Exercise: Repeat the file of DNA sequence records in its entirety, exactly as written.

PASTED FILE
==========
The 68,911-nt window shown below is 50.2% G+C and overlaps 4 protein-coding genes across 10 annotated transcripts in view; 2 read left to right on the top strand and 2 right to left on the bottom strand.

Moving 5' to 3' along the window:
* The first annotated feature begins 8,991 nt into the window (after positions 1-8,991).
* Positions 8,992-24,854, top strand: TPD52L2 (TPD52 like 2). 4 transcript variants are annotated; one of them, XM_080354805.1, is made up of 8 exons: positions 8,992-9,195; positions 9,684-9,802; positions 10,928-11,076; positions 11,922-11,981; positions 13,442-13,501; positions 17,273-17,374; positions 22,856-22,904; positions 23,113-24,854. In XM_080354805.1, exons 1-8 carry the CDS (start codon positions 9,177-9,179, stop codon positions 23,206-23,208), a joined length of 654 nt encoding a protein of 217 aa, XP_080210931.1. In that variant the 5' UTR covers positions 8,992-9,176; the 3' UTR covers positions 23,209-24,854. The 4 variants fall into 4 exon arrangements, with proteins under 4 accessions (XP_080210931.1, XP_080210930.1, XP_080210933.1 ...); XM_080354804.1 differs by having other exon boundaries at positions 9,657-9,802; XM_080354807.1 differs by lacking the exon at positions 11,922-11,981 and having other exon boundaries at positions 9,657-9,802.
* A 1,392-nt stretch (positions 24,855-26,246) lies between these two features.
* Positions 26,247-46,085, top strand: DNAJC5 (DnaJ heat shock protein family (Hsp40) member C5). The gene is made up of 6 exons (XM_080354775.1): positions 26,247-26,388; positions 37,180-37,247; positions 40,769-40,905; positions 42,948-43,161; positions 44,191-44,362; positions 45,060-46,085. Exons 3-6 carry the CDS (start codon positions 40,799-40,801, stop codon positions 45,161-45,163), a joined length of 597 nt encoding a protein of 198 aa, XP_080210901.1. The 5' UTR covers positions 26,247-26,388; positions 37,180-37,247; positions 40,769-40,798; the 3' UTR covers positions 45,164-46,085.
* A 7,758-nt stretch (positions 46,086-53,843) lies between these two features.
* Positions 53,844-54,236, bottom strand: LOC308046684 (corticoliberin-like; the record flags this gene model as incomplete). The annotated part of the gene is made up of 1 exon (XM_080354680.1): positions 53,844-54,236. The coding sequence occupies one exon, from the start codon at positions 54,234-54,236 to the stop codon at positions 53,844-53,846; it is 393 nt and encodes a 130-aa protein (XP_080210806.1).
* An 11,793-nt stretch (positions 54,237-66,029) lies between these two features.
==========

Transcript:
The 68,911-nt window shown below is 50.2% G+C and overlaps 4 protein-coding genes across 10 annotated transcripts in view; 2 read left to right on the top strand and 2 right to left on the bottom strand.

Moving 5' to 3' along the window:
* The first annotated feature begins 8,991 nt into the window (after positions 1-8,991).
* Positions 8,992-24,854, top strand: TPD52L2 (TPD52 like 2). 4 transcript variants are annotated; one of them, XM_080354805.1, is made up of 8 exons: positions 8,992-9,195; positions 9,684-9,802; positions 10,928-11,076; positions 11,922-11,981; positions 13,442-13,501; positions 17,273-17,374; positions 22,856-22,904; positions 23,113-24,854. In XM_080354805.1, exons 1-8 carry the CDS (start codon positions 9,177-9,179, stop codon positions 23,206-23,208), a joined length of 654 nt encoding a protein of 217 aa, XP_080210931.1. In that variant the 5' UTR covers positions 8,992-9,176; the 3' UTR covers positions 23,209-24,854. The 4 variants fall into 4 exon arrangements, with proteins under 4 accessions (XP_080210931.1, XP_080210930.1, XP_080210933.1 ...); XM_080354804.1 differs by having other exon boundaries at positions 9,657-9,802; XM_080354807.1 differs by lacking the exon at positions 11,922-11,981 and having other exon boundaries at positions 9,657-9,802.
* A 1,392-nt stretch (positions 24,855-26,246) lies between these two features.
* Positions 26,247-46,085, top strand: DNAJC5 (DnaJ heat shock protein family (Hsp40) member C5). The gene is made up of 6 exons (XM_080354775.1): positions 26,247-26,388; positions 37,180-37,247; positions 40,769-40,905; positions 42,948-43,161; positions 44,191-44,362; positions 45,060-46,085. Exons 3-6 carry the CDS (start codon positions 40,799-40,801, stop codon positions 45,161-45,163), a joined length of 597 nt encoding a protein of 198 aa, XP_080210901.1. The 5' UTR covers positions 26,247-26,388; positions 37,180-37,247; positions 40,769-40,798; the 3' UTR covers positions 45,164-46,085.
* A 7,758-nt stretch (positions 46,086-53,843) lies between these two features.
* Positions 53,844-54,236, bottom strand: LOC308046684 (corticoliberin-like; the record flags this gene model as incomplete). The annotated part of the gene is made up of 1 exon (XM_080354680.1): positions 53,844-54,236. The coding sequence occupies one exon, from the start codon at positions 54,234-54,236 to the stop codon at positions 53,844-53,846; it is 393 nt and encodes a 130-aa protein (XP_080210806.1).
* An 11,793-nt stretch (positions 54,237-66,029) lies between these two features.